Family Winemakers: Enhancing the Enjoyment of Wine

by Scott Harvey on March 5, 2013

Jana and I had been in the wine industry for many years when we started our own family wine company 10 years ago.  We are excited about the Jana and Scott Harvey wines we have developed along with our California blends of One Last Kiss and InZinerator.  It has been–and still is–an enjoyable journey.

We have developed many friends along the way.  They tend to be people who like wines that can be produced by a family company such as ours.  As a Family Winemaker, we can express our passion much better in the wines we make.  Our limited production makes it possible for our principles to be more defined and uncompromising.

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Vineyards in the Middle of the Atlantic Ocean

by Jana Harvey on July 1, 2012

Horta, Azores

Viewing all of the messages from crews making their way across the Atlantic

This was the second stop as Scott and I crossed the Atlantic on the Oceania cruise ship.  The Azores are an archipelago of nine Portuguese islands in the middle of the Atlantic Ocean–about 950 miles west of Lisbon.   We had an opportunity to visit two of the islands–Horta and Ponta Delgada.  Faial Island was the smaller of the two and looked like an ideal spot to take a break for yachts crossing the Atlantic in the town of Horta.  The sea wall is covered with hundreds of paintings and messages left by the sea-travelers who call in at the port.  In 1957 there was a great volcanic eruption and many of the residents were unable to make a living as their farms were covered with ash.  Many of the inhabitants emigrated to the U.S. aided by Senator John F. Kennedy.  A large number settled in the Central Valley of California.  Continue Reading


Becoming a Winemaker can be a Great Adventure

by Scott Harvey on June 7, 2012

Scott Harvey hitchiking across the U.S.

Scott leaving the Sierras for Florida

Back in 1972 I was sent to Germany as a high school AFS (American Field Service) exchange student.  It changed my life.  I was placed in a  wine making region (Rheinland Pfalz) with a family that was indirectly involved in the wine industry.  I spent much of my time working in the vineyards and enjoying the wines.  Not bad for an 18 year old who could not legally drink at home.  It was then that I was bitten by the wine bug and dreamed about becoming a winemaker.
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Mechanical harvesting vs. hand picked grapes

by Jana Harvey on October 15, 2010

Even though we’ve now lived in this vineyard for over six years, I still get excited when the grapes are being picked right outside our door.  It was especially thrilling because we were harvesting Cabernet Sauvignon for the first time from the Carpenter Ranch vineyard for our 2010 Jana Cathedral. Picker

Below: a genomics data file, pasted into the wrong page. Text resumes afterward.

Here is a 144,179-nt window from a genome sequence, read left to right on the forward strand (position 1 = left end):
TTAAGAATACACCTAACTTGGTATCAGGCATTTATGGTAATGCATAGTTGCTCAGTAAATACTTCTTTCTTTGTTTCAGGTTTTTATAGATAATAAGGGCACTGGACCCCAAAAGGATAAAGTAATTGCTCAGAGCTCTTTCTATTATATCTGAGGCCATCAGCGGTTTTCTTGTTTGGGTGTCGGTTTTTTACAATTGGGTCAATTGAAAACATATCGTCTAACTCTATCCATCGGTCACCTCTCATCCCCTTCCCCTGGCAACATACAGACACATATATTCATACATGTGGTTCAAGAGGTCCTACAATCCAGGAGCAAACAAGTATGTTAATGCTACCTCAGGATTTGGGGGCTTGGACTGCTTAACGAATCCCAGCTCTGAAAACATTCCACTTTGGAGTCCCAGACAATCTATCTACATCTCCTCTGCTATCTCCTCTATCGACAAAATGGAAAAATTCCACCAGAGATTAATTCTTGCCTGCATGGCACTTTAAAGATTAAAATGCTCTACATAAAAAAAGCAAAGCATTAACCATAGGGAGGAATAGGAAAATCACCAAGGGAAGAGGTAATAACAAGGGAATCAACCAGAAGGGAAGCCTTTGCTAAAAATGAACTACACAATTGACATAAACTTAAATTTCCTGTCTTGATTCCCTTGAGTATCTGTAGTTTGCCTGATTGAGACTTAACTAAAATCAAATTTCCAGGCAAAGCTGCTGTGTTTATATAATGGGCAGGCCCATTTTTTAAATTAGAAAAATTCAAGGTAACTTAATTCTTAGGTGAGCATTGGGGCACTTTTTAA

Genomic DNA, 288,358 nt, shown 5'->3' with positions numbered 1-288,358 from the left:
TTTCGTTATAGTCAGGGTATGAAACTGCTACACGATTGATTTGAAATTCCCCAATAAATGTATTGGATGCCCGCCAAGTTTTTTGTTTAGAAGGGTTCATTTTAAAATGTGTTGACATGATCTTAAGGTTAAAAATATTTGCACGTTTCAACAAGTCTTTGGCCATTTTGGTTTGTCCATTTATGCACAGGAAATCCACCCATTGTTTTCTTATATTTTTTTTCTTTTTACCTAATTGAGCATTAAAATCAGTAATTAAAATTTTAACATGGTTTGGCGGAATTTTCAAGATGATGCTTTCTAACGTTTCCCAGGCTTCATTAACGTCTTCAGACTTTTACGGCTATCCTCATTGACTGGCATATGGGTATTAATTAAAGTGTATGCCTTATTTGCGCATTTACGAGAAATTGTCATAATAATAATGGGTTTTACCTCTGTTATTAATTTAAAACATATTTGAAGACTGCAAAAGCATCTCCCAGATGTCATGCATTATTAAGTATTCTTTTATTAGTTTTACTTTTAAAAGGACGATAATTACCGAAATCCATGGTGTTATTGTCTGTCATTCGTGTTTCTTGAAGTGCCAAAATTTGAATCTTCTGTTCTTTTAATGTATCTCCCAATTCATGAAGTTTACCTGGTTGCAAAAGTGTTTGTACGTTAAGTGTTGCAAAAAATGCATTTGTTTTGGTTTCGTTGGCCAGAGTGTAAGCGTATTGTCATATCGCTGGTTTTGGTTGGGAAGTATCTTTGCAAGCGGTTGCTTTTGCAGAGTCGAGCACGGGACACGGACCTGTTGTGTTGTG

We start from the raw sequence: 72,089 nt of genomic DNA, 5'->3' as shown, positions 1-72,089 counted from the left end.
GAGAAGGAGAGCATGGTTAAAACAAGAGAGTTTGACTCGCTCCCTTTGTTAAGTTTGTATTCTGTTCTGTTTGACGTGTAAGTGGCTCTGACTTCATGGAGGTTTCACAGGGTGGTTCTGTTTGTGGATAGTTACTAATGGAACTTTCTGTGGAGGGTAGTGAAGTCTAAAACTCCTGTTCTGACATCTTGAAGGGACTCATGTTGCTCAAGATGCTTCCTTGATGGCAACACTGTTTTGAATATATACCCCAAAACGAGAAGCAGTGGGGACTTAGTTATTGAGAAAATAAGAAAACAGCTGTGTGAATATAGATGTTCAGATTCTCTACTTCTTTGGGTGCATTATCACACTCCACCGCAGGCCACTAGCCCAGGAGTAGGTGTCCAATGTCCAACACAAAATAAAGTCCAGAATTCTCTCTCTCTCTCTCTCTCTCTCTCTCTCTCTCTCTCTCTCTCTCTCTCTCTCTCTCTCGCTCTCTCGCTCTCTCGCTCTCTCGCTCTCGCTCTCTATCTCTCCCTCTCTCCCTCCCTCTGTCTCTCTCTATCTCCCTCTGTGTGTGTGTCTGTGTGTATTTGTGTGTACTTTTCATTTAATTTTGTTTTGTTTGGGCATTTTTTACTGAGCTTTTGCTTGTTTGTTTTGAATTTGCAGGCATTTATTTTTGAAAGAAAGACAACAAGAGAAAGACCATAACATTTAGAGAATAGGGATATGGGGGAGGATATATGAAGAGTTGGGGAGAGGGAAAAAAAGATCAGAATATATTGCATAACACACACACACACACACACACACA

As I was photographing the moment, the whirring of the mechanical harvester interrupted the early morning calm. The noise was coming from the adjacent vineyard that was leased by a large Napa Valley winery owned by a international conglomerate.  Closeupmech

The men whispered quietly as they worked, seemingly aware of this technological marvel threatening their livelihood next door.  Was it the sound of the future – of jobs lost to yet another industrial device?  With a couple of my friends, I scrambled through the rows of vines just in time to see it engulf a row of grapes and extract the little berries from the cluster.   We were lucky to meet the harvesting supervisor who explained to us the nuances of this machine.

The machine’s computerized picking mechanism is sensitive enough to shake the clusters at the just right vibrations so that the ripe berries fall off and raisins are left on the stems.  We went down the rows after it had harvested them and were amazed at how clean the stems were.  The supervisor explained that it’s a very clean harvest with few stems and leaves. Mechbunch

Because we pride ourselves on our “handcrafted wines”, I wondered what Scott thought of this process.  He’s a traditionalist so he prefers the pickers.  Although he said they are now machine harvesting in the Rhineland Pfalz in Germany where Scott learned his winemaking skills.  I wonder how many other parts of the world have adopted this amazing machine.


The then and now of Grape Stomping

by Jana Harvey on October 5, 2010

Those of us who are Baby Boomers have etched in our memories the image of Lucy and Ethel stomping grapes in large wooden vats. For many of us, it’s the epitome of winemaking. Life throws many challenges at winemakers as we wrestle with transforming those beautiful grapes into a wonderful bottle of wine.